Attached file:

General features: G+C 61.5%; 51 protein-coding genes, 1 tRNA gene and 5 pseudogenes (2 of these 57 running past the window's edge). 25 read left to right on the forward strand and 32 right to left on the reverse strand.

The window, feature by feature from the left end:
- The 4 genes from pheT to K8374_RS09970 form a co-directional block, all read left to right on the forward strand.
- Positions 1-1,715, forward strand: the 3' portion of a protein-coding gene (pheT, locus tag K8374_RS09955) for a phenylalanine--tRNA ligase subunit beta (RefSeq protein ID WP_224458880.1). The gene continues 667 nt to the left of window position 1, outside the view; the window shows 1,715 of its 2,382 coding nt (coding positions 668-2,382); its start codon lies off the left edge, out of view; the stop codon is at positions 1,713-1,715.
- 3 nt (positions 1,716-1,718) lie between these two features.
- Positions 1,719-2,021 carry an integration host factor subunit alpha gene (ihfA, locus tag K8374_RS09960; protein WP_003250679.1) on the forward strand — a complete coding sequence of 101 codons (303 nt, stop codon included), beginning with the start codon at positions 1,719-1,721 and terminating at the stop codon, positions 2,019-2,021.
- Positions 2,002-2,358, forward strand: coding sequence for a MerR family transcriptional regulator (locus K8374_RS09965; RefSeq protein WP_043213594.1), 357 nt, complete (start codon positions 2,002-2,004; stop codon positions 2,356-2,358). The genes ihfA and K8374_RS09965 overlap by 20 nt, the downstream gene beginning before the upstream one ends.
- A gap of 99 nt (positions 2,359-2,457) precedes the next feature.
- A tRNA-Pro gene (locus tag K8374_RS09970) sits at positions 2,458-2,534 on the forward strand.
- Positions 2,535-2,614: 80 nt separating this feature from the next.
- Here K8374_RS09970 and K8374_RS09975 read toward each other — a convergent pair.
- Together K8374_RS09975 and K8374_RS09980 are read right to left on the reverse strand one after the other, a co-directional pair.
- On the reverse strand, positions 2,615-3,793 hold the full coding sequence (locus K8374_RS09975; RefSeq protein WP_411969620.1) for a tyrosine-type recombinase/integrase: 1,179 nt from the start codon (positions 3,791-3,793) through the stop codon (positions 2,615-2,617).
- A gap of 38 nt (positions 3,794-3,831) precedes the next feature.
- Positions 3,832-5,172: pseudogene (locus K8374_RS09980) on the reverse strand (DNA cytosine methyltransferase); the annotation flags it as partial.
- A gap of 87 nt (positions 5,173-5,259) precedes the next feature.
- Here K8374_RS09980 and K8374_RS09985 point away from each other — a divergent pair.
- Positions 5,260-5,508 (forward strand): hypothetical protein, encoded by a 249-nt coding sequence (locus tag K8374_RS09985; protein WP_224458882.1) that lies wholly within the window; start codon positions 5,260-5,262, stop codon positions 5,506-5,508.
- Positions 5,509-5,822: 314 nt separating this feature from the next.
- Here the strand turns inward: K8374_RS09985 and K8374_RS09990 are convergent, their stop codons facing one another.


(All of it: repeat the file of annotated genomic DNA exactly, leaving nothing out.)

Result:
General features: G+C 61.5%; 51 protein-coding genes, 1 tRNA gene and 5 pseudogenes (2 of these 57 running past the window's edge). 25 read left to right on the forward strand and 32 right to left on the reverse strand.

The window, feature by feature from the left end:
- The 4 genes from pheT to K8374_RS09970 form a co-directional block, all read left to right on the forward strand.
- Positions 1-1,715, forward strand: the 3' portion of a protein-coding gene (pheT, locus tag K8374_RS09955) for a phenylalanine--tRNA ligase subunit beta (RefSeq protein ID WP_224458880.1). The gene continues 667 nt to the left of window position 1, outside the view; the window shows 1,715 of its 2,382 coding nt (coding positions 668-2,382); its start codon lies off the left edge, out of view; the stop codon is at positions 1,713-1,715.
- 3 nt (positions 1,716-1,718) lie between these two features.
- Positions 1,719-2,021 carry an integration host factor subunit alpha gene (ihfA, locus tag K8374_RS09960; protein WP_003250679.1) on the forward strand — a complete coding sequence of 101 codons (303 nt, stop codon included), beginning with the start codon at positions 1,719-1,721 and terminating at the stop codon, positions 2,019-2,021.
- Positions 2,002-2,358, forward strand: coding sequence for a MerR family transcriptional regulator (locus K8374_RS09965; RefSeq protein WP_043213594.1), 357 nt, complete (start codon positions 2,002-2,004; stop codon positions 2,356-2,358). The genes ihfA and K8374_RS09965 overlap by 20 nt, the downstream gene beginning before the upstream one ends.
- A gap of 99 nt (positions 2,359-2,457) precedes the next feature.
- A tRNA-Pro gene (locus tag K8374_RS09970) sits at positions 2,458-2,534 on the forward strand.
- Positions 2,535-2,614: 80 nt separating this feature from the next.
- Here K8374_RS09970 and K8374_RS09975 read toward each other — a convergent pair.
- Together K8374_RS09975 and K8374_RS09980 are read right to left on the reverse strand one after the other, a co-directional pair.
- On the reverse strand, positions 2,615-3,793 hold the full coding sequence (locus K8374_RS09975; RefSeq protein WP_411969620.1) for a tyrosine-type recombinase/integrase: 1,179 nt from the start codon (positions 3,791-3,793) through the stop codon (positions 2,615-2,617).
- A gap of 38 nt (positions 3,794-3,831) precedes the next feature.
- Positions 3,832-5,172: pseudogene (locus K8374_RS09980) on the reverse strand (DNA cytosine methyltransferase); the annotation flags it as partial.
- A gap of 87 nt (positions 5,173-5,259) precedes the next feature.
- Here K8374_RS09980 and K8374_RS09985 point away from each other — a divergent pair.
- Positions 5,260-5,508 (forward strand): hypothetical protein, encoded by a 249-nt coding sequence (locus tag K8374_RS09985; protein WP_224458882.1) that lies wholly within the window; start codon positions 5,260-5,262, stop codon positions 5,506-5,508.
- Positions 5,509-5,822: 314 nt separating this feature from the next.
- Here the strand turns inward: K8374_RS09985 and K8374_RS09990 are convergent, their stop codons facing one another.